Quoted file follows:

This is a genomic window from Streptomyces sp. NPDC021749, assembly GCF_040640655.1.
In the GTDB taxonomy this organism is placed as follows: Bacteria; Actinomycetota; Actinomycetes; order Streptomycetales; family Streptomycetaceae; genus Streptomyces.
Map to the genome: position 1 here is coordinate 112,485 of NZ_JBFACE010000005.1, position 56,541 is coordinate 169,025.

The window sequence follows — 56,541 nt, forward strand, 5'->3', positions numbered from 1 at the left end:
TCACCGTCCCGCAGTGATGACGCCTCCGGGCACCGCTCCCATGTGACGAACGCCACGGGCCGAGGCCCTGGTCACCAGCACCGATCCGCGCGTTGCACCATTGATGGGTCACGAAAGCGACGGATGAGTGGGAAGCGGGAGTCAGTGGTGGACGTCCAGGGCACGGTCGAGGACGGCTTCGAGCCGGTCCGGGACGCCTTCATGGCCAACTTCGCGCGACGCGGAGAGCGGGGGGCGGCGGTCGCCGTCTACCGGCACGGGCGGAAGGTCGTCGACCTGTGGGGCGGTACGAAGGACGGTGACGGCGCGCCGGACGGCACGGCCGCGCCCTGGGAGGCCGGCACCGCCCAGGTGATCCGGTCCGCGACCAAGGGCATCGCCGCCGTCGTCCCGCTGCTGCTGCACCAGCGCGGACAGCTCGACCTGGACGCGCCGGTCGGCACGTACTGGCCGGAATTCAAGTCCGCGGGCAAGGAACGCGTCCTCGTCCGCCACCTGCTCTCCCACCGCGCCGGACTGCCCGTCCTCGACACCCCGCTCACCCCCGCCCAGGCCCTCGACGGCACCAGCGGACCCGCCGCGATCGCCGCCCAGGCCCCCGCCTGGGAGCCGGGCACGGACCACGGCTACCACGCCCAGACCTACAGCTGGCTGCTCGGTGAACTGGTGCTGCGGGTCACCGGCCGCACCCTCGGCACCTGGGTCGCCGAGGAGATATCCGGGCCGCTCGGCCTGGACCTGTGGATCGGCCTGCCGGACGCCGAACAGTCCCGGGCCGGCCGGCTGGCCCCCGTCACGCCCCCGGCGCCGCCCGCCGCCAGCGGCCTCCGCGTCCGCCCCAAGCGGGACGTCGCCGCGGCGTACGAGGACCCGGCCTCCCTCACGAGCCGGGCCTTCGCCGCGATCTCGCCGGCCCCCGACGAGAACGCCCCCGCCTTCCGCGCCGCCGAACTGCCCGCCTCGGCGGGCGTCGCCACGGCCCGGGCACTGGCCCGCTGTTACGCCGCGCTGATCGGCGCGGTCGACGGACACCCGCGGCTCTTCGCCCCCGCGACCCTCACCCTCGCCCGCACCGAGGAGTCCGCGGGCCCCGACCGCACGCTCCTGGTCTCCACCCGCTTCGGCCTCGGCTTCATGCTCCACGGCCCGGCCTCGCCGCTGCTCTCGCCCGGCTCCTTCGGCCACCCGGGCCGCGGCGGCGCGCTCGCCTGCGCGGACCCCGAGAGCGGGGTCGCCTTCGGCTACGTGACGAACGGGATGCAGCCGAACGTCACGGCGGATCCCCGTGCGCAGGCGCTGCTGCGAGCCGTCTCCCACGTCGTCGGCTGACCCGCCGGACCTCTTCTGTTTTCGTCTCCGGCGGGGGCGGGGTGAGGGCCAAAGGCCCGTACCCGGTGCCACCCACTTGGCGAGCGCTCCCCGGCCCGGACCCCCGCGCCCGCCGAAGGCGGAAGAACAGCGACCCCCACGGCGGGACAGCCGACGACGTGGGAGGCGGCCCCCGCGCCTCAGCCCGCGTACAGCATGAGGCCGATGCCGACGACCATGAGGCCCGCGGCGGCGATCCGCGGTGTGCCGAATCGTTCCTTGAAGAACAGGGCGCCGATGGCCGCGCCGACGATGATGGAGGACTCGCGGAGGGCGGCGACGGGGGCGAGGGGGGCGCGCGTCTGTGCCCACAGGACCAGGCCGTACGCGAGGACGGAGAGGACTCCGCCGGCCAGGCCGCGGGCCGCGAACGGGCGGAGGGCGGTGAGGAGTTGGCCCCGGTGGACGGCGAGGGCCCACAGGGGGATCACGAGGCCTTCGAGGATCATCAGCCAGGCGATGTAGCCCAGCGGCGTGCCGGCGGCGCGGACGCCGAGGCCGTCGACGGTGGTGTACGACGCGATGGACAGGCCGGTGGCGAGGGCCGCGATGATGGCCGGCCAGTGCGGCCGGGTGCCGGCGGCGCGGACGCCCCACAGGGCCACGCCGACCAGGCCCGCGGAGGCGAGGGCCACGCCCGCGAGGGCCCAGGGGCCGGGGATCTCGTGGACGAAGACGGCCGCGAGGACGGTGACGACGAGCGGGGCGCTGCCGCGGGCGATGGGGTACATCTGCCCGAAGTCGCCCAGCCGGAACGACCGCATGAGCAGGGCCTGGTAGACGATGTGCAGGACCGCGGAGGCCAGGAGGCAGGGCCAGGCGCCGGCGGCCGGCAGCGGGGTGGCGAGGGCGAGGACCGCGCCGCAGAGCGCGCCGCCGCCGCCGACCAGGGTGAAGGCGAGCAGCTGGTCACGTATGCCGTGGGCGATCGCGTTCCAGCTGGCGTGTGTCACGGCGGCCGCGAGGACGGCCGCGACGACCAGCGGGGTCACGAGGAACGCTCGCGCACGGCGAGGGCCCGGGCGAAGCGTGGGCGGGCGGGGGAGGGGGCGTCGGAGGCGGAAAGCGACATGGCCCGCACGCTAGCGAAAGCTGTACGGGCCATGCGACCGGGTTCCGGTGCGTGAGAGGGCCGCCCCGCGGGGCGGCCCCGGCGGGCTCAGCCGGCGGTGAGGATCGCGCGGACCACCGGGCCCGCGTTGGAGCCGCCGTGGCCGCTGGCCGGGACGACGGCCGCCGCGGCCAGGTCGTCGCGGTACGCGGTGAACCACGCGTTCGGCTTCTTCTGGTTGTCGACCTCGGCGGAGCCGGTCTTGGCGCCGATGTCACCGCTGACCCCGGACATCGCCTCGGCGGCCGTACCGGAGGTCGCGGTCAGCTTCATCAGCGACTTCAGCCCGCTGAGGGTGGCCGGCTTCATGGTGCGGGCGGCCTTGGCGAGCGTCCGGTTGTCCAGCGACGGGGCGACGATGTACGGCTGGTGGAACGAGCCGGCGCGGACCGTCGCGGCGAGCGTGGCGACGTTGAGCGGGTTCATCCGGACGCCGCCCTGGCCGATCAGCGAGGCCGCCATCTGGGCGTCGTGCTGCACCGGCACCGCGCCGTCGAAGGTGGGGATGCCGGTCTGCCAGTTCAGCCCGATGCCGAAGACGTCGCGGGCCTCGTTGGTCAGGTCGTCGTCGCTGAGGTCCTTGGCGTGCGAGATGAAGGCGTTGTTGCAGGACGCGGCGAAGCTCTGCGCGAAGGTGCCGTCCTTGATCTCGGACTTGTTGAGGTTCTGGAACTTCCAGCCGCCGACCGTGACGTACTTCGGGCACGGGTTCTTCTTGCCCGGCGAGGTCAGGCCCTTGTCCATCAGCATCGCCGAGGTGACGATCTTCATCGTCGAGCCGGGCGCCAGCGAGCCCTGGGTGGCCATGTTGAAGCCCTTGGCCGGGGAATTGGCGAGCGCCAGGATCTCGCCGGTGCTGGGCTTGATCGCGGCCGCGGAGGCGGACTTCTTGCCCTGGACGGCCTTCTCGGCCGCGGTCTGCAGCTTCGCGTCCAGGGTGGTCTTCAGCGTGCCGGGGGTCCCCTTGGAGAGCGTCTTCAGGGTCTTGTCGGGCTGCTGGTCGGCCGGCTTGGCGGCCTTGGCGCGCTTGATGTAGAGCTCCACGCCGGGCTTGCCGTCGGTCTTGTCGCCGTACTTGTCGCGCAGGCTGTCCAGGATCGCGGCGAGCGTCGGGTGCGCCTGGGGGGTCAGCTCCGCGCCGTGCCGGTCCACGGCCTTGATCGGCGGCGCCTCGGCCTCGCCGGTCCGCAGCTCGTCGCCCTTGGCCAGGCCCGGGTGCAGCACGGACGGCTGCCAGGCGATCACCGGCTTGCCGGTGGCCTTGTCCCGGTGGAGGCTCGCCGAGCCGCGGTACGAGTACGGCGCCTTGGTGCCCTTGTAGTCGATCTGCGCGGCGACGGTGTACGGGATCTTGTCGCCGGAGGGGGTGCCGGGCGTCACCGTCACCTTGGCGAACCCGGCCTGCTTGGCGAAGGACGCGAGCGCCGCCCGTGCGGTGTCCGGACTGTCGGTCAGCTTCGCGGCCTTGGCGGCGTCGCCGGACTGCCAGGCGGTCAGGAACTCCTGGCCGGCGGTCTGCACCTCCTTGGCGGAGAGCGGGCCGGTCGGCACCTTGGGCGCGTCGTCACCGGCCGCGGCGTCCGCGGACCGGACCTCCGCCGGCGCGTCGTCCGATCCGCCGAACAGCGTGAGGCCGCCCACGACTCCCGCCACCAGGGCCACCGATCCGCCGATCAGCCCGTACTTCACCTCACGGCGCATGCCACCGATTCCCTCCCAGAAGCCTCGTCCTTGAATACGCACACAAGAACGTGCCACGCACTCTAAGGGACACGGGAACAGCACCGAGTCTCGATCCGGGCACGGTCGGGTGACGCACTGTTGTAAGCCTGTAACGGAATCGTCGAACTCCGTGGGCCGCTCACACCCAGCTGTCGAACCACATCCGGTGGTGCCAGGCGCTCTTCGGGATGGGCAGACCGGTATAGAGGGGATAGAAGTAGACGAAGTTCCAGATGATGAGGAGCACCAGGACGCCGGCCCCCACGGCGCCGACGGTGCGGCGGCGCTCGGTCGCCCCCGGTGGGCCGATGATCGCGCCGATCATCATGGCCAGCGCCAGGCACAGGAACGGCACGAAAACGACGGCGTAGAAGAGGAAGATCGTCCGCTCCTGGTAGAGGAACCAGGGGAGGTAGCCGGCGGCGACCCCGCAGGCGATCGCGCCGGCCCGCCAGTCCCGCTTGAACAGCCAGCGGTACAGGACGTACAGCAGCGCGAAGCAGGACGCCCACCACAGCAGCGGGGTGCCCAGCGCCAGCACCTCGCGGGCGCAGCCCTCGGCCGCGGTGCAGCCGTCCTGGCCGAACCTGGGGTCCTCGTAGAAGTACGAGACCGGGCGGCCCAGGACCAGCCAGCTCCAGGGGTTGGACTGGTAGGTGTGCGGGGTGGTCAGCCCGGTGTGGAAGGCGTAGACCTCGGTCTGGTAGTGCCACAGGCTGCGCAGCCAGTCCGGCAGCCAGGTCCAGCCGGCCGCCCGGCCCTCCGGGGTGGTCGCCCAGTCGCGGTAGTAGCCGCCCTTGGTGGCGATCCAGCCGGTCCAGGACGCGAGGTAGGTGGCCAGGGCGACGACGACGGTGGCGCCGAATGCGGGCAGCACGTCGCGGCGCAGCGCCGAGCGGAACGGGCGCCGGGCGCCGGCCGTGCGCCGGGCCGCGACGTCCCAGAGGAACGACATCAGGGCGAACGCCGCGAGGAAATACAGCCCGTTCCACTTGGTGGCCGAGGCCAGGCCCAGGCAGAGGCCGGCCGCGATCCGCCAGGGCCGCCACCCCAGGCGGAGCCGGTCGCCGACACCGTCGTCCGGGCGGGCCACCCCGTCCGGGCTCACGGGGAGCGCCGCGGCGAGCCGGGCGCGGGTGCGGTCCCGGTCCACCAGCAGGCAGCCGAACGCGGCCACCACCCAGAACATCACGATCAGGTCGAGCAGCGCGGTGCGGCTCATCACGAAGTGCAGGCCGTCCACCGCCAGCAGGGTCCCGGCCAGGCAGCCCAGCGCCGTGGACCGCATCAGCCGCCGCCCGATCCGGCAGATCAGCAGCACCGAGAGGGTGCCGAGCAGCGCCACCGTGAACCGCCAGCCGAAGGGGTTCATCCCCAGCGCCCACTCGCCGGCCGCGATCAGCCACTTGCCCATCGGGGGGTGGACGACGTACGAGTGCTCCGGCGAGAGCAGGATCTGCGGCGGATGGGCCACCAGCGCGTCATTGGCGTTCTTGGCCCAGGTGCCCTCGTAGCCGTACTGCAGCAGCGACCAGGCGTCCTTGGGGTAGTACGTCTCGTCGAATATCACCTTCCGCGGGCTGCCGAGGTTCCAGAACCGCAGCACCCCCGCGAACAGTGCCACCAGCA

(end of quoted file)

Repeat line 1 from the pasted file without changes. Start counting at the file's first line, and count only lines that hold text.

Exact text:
This is a genomic window from Streptomyces sp. NPDC021749, assembly GCF_040640655.1.